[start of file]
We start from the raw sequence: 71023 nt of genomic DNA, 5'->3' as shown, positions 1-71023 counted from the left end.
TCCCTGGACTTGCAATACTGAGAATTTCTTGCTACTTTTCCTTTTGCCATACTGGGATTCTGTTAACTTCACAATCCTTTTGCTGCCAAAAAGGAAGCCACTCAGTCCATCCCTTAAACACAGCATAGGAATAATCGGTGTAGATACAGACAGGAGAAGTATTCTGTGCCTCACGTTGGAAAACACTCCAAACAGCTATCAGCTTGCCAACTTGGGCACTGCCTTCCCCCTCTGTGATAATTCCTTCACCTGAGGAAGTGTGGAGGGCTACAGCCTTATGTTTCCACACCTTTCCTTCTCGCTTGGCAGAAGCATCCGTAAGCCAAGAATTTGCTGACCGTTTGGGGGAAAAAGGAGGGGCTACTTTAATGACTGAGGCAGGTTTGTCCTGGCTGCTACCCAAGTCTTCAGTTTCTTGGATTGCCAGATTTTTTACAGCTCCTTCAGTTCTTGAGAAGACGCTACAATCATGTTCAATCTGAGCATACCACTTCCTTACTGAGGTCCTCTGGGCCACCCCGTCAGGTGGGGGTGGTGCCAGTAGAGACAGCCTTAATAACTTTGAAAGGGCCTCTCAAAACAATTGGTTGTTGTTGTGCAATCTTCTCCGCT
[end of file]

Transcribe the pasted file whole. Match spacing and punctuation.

We start from the raw sequence: 71023 nt of genomic DNA, 5'->3' as shown, positions 1-71023 counted from the left end.
TCCCTGGACTTGCAATACTGAGAATTTCTTGCTACTTTTCCTTTTGCCATACTGGGATTCTGTTAACTTCACAATCCTTTTGCTGCCAAAAAGGAAGCCACTCAGTCCATCCCTTAAACACAGCATAGGAATAATCGGTGTAGATACAGACAGGAGAAGTATTCTGTGCCTCACGTTGGAAAACACTCCAAACAGCTATCAGCTTGCCAACTTGGGCACTGCCTTCCCCCTCTGTGATAATTCCTTCACCTGAGGAAGTGTGGAGGGCTACAGCCTTATGTTTCCACACCTTTCCTTCTCGCTTGGCAGAAGCATCCGTAAGCCAAGAATTTGCTGACCGTTTGGGGGAAAAAGGAGGGGCTACTTTAATGACTGAGGCAGGTTTGTCCTGGCTGCTACCCAAGTCTTCAGTTTCTTGGATTGCCAGATTTTTTACAGCTCCTTCAGTTCTTGAGAAGACGCTACAATCATGTTCAATCTGAGCATACCACTTCCTTACTGAGGTCCTCTGGGCCACCCCGTCAGGTGGGGGTGGTGCCAGTAGAGACAGCCTTAATAACTTTGAAAGGGCCTCTCAAAACAATTGGTTGTTGTTGTGCAATCTTCTCCGCT